When was the last time you were recognized for doing a good job at work? The answer to that question and the emotions it brings up are all that needs to be said about the importance of this topic. I’ve taken the liberty to write a little bit longer on this one. I hope you’ll find it useful.
Word Nerd Alert
“Consequence” is an interesting word. It means “the result or effect of an action or condition.” It also means, “the importance or relevance of something.” If you put those two meanings together you will understand the power of this Engager Dynamic
– Recognize. Actions have consequences; effects and relative importance. At work we can help people understand the importance of their actions and promote those important actions by controlling the results through recognition.
“Recognize” means “to acknowledge the existence, validity, or legality of something.” It also means, “to identify (someone or something) from having encountered them before; know again.” These two meanings together also add to the power of recognition at work. people want to be doing important things but they also want to be known.
One day my youngest daughter saw me wearing a new shirt. She liked it on me and said, “Hey, nice shirt, Dad! I see you.” That phrase, “I see you,” caught my attention. I thought it was cool, but I also wondered where it came from. It turns out there is some pop culture that references the phrase, but I believe its roots are in an African expression from the Zulu people. Sawubona
is a Zulu phrase that means, “I see you.” It is more profound that just physical seeing. It has to do with recognizing the deep significance of the other person. Can you imagine the power of that kind of recognition at work?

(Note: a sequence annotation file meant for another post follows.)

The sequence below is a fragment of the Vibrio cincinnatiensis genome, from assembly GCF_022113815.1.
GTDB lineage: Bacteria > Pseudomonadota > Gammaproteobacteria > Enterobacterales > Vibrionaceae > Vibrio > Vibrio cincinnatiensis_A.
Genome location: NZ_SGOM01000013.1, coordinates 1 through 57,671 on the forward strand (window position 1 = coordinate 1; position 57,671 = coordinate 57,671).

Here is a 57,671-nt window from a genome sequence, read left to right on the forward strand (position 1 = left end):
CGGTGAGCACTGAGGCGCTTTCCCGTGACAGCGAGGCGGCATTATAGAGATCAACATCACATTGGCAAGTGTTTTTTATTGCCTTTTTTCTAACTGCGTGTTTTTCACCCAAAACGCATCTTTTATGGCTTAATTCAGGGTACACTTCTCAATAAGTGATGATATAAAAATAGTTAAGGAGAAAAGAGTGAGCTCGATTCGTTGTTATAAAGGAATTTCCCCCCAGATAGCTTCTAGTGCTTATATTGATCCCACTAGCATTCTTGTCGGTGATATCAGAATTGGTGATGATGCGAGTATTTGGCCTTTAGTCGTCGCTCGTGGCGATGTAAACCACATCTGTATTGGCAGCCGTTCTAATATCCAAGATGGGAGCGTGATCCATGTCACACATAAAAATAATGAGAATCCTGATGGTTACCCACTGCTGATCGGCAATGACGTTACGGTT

A Recognition-Rich Environment
How often should people be recognized? If you think about what we just said, the real question is, “When would you ever not recognize someone?” But, in terms of a work-related recognition program, a good rule of thumb is about once a week. Here’s why: Whenever a person does something, there are consequences. Those consequences will affect whether they engage in that behavior again. We know that to get the result or consequence we want, we will repeat the behavior that led to that result. Frequent recognition will encourage the behavior that produces it.
Recognition needs to be Specific. It’s one thing to say, “Great job!” and mean it. But, it is much more meaningful to tell someone specifically what they did and why it was so important. “Rob, great job cleaning that floor, the customer noticed how shiny it was and said, ‘it hasn’t looked that good in years’. You’re really helping us build a great relationship with this customer. Thank you.”
Recognition should also be Predictable. Certainly, if I receive corrective action for bad work or mistakes but never receive recognition for good work that will be demoralizing. Or, if I’m working hard and I get recognition one time and not another time that leaves me confused about my work. Recognition should be predictable enough that it helps people understand the standard and desire to go above and beyond. I should know what a good job looks like because my supervisor has told me enough times.